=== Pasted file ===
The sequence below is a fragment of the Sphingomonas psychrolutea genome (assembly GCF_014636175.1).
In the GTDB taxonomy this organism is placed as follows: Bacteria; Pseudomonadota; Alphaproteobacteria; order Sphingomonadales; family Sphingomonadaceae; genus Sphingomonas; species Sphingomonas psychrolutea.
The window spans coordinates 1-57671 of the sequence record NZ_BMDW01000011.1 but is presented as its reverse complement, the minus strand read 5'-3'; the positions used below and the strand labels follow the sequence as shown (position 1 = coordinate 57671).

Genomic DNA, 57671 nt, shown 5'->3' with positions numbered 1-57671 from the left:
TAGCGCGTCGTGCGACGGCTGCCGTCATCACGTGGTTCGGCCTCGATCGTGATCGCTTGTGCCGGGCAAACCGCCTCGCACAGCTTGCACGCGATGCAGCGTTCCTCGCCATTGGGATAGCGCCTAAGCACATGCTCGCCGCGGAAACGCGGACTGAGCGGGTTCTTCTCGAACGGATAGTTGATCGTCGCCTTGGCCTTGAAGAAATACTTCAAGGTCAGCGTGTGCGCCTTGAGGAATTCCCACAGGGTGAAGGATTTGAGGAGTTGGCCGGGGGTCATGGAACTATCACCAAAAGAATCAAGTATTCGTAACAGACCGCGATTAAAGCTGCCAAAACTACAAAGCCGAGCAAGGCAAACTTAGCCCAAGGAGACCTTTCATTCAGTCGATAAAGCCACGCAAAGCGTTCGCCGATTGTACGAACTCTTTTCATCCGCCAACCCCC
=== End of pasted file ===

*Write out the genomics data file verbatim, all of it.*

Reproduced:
The sequence below is a fragment of the Sphingomonas psychrolutea genome (assembly GCF_014636175.1).
In the GTDB taxonomy this organism is placed as follows: Bacteria; Pseudomonadota; Alphaproteobacteria; order Sphingomonadales; family Sphingomonadaceae; genus Sphingomonas; species Sphingomonas psychrolutea.
The window spans coordinates 1-57671 of the sequence record NZ_BMDW01000011.1 but is presented as its reverse complement, the minus strand read 5'-3'; the positions used below and the strand labels follow the sequence as shown (position 1 = coordinate 57671).

Genomic DNA, 57671 nt, shown 5'->3' with positions numbered 1-57671 from the left:
TAGCGCGTCGTGCGACGGCTGCCGTCATCACGTGGTTCGGCCTCGATCGTGATCGCTTGTGCCGGGCAAACCGCCTCGCACAGCTTGCACGCGATGCAGCGTTCCTCGCCATTGGGATAGCGCCTAAGCACATGCTCGCCGCGGAAACGCGGACTGAGCGGGTTCTTCTCGAACGGATAGTTGATCGTCGCCTTGGCCTTGAAGAAATACTTCAAGGTCAGCGTGTGCGCCTTGAGGAATTCCCACAGGGTGAAGGATTTGAGGAGTTGGCCGGGGGTCATGGAACTATCACCAAAAGAATCAAGTATTCGTAACAGACCGCGATTAAAGCTGCCAAAACTACAAAGCCGAGCAAGGCAAACTTAGCCCAAGGAGACCTTTCATTCAGTCGATAAAGCCACGCAAAGCGTTCGCCGATTGTACGAACTCTTTTCATCCGCCAACCCCC